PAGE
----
Two stories that have been made into multiple films find their way to Blu-ray recently, “Peter Pan,” the Disney version, and “A Star Is Born,” the Streisand version, along with the wondrous silent classic “The Thief of Bagdad,” starring Douglas Fairbanks, and “Top Gun,” which made a top star of Tom Cruise.
“Peter Pan: Diamond Edition” (Disney/Blu-ray, 1953, three discs, G, $44.99; Blu-ray, DVD and digital versions; new introduction, deleted scenes/songs, alternate ending, audio commentary, featurettes, music videos; storybook app). Has it really been 60 years since my parents took me to see this film in its first release when I was 5? Yikes. But here it is, making its debut on Blu-ray.
“Peter Pan” has always been one of my favorite Disney classics but I hadn’t watched it in many years, not since my own kids were young. So it’s nice to report that it holds up wonderfully as a charming retelling of the oft-performed J.M. Barrie story, filled with action, memorable songs and laugh-out-loud comedy. Gotta love Captain Hook and his travails with that pesky crocodile (tick-tock) as Smee fumbles in his efforts to assist.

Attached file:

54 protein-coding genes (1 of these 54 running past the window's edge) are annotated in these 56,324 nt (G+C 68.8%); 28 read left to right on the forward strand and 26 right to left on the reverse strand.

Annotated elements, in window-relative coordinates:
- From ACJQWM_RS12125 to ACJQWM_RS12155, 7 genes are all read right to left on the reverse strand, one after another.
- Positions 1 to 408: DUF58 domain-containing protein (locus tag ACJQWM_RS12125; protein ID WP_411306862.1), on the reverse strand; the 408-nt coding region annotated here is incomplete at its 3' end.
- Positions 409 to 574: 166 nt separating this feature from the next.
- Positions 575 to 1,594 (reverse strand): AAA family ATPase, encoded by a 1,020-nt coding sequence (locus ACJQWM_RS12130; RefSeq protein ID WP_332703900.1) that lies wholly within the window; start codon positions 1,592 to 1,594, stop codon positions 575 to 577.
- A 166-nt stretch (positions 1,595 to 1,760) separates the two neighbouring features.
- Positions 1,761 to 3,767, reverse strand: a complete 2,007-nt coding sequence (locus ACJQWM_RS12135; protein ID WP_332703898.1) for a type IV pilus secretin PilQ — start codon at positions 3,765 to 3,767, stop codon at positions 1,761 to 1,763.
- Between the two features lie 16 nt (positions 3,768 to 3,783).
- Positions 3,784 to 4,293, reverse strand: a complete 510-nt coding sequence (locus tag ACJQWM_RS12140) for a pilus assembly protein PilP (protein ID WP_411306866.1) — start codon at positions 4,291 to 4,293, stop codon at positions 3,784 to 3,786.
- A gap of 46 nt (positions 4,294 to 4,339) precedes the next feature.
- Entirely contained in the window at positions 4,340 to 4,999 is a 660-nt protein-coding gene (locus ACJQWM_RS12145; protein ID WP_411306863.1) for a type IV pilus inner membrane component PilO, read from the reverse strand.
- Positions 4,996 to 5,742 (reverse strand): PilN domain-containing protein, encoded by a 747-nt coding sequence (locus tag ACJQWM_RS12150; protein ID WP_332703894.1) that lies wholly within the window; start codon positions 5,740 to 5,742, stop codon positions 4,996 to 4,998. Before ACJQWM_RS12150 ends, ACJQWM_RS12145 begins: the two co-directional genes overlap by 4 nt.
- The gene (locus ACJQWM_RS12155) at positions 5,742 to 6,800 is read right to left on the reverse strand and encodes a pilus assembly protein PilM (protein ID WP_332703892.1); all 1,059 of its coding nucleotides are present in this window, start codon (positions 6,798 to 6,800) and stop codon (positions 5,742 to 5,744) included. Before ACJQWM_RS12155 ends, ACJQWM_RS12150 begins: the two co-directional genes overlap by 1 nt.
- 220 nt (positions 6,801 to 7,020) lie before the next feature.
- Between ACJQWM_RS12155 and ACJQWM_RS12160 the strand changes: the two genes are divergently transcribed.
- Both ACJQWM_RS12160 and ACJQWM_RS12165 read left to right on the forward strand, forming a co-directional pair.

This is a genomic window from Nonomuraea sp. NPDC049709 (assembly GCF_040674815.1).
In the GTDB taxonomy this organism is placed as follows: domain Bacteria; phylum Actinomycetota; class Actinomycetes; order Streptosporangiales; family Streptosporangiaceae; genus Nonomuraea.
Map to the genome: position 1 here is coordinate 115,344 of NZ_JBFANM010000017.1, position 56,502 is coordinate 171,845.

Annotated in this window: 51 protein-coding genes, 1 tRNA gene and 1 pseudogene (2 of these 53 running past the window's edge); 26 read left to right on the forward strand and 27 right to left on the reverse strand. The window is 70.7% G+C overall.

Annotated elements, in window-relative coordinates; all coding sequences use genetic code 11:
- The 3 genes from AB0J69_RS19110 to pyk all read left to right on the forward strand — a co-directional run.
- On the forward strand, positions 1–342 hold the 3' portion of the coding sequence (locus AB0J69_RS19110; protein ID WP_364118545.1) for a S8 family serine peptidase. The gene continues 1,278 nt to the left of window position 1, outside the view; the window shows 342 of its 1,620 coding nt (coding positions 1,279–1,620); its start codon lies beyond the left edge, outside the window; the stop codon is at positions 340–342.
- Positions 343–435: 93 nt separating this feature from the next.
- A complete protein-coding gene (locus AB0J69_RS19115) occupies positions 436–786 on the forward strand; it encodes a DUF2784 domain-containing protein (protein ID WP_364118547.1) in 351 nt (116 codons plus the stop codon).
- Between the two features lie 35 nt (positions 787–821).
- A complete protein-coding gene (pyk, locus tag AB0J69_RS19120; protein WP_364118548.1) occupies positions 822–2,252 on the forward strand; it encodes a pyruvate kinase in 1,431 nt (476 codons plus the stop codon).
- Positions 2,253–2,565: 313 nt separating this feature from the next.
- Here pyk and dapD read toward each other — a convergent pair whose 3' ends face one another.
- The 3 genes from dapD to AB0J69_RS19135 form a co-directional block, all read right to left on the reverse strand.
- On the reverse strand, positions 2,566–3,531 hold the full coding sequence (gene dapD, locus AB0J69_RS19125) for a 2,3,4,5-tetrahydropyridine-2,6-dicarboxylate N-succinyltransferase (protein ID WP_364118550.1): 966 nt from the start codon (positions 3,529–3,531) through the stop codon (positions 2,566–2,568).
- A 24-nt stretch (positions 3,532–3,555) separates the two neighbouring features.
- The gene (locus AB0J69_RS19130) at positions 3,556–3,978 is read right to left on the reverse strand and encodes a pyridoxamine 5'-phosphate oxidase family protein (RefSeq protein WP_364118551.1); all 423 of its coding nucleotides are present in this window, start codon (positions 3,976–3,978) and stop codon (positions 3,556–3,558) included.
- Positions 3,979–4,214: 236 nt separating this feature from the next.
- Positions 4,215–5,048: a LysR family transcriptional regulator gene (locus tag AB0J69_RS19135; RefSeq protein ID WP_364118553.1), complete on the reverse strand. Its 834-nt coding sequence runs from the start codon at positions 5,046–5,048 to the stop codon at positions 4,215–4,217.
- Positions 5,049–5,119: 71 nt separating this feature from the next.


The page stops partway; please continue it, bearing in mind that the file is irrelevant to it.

Some films look better but not necessarily amazing in hi-def, but this one definitely falls into the latter category. Watching Peter fly with Wendy and the boys from London to Neverland is stunning, and the film just gets better as it goes along. If you haven’t yet shared this one with your own children or grandchildren, it’s time. And this dazzling Blu-ray edition is a great way to do it. (Also on two-disc Blu-ray/DVD combo, $39.99)
“A Star Is Born” (Warner/Blu-ray, 1976; R for language, sex, drugs; $19.97, deleted/alternate scenes, audio commentary [by Barbra Streisand], wardrobe tests, trailers; 40-page book packaging). Reworking this venerable chestnut from a Hollywood cautionary tale — previously filmed with excellent results in 1937 with Janet Gaynor and Fredric March, and in 1954 with Judy Garland and James Mason — to a rock ‘n’ roll tragedy is an interesting idea.